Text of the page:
God help me find the story in the slush of my life.
As a feminist, I have always been curious about the choices women playwrights have made in creating their stories. Why they choose to tell a particular story? What craft devices did they use and why? How did they go deep in their creative tool chest to find inclusivity in the male dominated theater world?
There is nothing arbitrary in playwriting: each word, line, and beat is a deliberate choice. As I examine their chosen aspects of craft and structure, I inch toward understanding how I make those choices in my writing. My goal is to learn: to let go, get out of my own way, and become my authentic writing self.
My stories are inspired by the history around us: the examination of the past to understand our present. I don’t write history plays, but I look at writing through the lens of an historian; a conduit to document some past thing, allowing the “audience” to decide its value. At first, unraveling with deliberate objectivity the known facts. And then searching what needs to be discovered for a more cohesive view of the contradictions between one’s physical state of being in contrast with their subjective soul.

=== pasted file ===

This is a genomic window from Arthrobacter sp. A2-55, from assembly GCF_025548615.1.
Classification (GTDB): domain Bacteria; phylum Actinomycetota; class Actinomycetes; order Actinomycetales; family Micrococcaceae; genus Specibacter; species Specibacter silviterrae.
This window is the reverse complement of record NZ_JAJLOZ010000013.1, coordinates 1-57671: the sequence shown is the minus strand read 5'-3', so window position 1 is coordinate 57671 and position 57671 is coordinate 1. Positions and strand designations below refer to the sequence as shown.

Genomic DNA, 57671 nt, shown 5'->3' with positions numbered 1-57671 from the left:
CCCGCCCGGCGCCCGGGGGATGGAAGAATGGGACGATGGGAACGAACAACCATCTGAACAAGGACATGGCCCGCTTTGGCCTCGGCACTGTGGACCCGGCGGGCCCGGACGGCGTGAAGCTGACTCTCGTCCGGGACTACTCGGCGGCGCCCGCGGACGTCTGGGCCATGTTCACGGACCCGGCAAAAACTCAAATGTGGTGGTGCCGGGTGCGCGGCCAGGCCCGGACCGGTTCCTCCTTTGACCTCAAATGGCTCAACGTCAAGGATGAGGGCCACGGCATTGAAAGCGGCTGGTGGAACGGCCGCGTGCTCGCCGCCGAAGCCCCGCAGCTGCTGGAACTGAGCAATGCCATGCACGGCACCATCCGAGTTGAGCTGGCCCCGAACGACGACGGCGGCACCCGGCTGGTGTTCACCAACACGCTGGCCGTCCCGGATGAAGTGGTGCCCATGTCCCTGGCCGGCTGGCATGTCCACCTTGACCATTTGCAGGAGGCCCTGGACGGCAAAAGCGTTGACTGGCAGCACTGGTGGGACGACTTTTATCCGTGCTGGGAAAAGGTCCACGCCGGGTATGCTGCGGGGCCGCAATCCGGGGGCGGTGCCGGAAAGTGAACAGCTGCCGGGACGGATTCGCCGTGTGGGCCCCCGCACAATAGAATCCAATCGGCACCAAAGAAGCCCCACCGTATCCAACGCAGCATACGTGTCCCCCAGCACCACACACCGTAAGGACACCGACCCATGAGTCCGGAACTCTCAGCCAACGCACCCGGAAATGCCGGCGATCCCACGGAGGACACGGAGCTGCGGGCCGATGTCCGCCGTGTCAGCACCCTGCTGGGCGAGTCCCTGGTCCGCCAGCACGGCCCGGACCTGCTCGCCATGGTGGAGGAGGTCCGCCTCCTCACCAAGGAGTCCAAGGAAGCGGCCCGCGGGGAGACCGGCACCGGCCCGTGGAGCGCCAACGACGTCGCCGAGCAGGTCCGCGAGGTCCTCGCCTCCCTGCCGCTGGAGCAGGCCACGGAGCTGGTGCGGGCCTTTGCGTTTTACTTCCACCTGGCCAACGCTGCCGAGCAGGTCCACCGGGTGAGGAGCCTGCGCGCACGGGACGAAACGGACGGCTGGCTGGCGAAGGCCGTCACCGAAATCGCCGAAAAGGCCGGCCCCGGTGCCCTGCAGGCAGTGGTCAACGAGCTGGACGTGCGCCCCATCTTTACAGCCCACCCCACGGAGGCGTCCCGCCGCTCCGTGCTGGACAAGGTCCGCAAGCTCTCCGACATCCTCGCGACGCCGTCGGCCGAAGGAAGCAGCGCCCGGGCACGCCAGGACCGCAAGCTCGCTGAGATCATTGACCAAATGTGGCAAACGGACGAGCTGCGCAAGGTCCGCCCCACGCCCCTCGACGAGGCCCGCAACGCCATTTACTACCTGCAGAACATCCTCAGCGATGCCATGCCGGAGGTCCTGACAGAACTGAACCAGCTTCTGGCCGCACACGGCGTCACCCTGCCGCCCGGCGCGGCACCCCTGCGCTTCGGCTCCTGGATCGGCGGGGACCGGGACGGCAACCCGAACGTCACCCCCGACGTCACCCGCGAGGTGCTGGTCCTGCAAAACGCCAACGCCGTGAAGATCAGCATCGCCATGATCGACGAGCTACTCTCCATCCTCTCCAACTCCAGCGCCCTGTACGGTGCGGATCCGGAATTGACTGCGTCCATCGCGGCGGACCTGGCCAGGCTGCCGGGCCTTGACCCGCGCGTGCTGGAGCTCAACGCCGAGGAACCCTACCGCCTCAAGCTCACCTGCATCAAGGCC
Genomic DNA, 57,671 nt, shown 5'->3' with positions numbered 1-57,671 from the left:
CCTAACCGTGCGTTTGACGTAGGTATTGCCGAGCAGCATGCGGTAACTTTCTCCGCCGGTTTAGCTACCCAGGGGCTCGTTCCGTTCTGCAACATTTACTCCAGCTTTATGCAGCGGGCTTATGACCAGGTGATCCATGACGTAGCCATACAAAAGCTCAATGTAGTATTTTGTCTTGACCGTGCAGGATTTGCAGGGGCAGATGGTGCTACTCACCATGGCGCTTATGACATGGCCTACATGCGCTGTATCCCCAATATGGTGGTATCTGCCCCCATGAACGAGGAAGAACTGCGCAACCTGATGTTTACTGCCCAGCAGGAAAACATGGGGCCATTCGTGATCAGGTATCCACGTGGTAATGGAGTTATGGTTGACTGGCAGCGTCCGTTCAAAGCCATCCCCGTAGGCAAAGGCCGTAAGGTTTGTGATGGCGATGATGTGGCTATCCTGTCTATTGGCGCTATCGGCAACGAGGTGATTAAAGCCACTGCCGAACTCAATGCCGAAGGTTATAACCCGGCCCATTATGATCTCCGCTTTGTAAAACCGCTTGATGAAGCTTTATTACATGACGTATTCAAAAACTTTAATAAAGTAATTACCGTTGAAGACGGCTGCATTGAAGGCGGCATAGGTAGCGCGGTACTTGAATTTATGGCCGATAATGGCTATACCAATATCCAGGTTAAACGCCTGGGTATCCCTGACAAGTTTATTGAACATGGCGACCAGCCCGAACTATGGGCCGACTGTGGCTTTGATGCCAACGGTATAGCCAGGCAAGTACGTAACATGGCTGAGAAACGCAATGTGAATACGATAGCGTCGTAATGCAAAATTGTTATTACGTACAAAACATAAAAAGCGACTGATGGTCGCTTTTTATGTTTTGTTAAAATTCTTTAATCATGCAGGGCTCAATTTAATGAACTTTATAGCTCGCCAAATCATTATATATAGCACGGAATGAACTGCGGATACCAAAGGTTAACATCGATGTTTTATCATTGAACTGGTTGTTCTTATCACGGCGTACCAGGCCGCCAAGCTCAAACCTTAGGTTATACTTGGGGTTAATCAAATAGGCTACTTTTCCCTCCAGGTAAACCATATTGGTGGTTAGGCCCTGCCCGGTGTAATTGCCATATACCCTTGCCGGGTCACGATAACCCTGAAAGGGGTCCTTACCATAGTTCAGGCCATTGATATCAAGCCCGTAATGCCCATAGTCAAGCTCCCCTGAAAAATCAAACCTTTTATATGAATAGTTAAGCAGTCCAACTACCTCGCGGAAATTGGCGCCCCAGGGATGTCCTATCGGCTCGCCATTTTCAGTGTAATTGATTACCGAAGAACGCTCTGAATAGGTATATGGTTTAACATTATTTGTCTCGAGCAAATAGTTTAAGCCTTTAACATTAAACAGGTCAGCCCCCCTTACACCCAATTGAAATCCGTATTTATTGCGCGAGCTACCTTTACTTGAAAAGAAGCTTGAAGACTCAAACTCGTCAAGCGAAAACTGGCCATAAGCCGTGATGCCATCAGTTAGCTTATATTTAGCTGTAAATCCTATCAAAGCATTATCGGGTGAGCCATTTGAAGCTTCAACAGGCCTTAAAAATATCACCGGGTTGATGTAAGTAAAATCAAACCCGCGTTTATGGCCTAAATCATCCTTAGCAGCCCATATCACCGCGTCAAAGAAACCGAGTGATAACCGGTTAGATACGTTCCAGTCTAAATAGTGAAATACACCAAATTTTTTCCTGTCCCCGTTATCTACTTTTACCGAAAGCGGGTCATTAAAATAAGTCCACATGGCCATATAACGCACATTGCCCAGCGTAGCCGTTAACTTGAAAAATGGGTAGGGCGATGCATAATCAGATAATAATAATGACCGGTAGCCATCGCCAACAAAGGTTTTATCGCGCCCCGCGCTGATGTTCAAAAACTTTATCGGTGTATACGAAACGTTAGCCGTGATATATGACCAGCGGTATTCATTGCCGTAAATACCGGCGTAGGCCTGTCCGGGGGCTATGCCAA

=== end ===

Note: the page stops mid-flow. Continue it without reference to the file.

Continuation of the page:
My theater world started in the music pit: turning pages at age ten, but then rejecting musical theater for classical poetry and plays. OVID Metamorphosis, always in my pocket, readied me to give impromptu reads to anyone who would listen. Opera training helped my tenor voice reach far down the high school hallways, as small crowds gathered and encouraged performances.
Bennington encouraged creative spirits to roam and inspired me to go in whatever direction my intuition took me: studying Black Music with Bill; embracing atonal rhythms, devising theater, and taking a deep dive into Greek Dramas, Shakespeare, Chekhov or Ibsen, and Shepherd – all giving new meaning to my inner rebel. These studies laid the method for my posse to create “punk spectacle(s)” and/or photographed tableaus of our often-inebriated lives.
I graduated to New York City’s lower east side, during the blackout phase. My pseudo-working artist-self took to the streets – playing in Goth, Punk or Jazz sessions – conjuring pop-up DaDa happenings – or writing poems about vices, capitalism, love, and using whatever was available to not feel the feelings. I looked for meaning in the past to better understand my skewed emotional present, which eventually took its toll. The rocky road of “desire” eventually crashed. Then recovered. Then taught. Then family.
At the point in a crisis of age, I began writing plays. So I put in motion a life, working the days to unleash any dabbling of creative imagination that may exists within my subjective soul.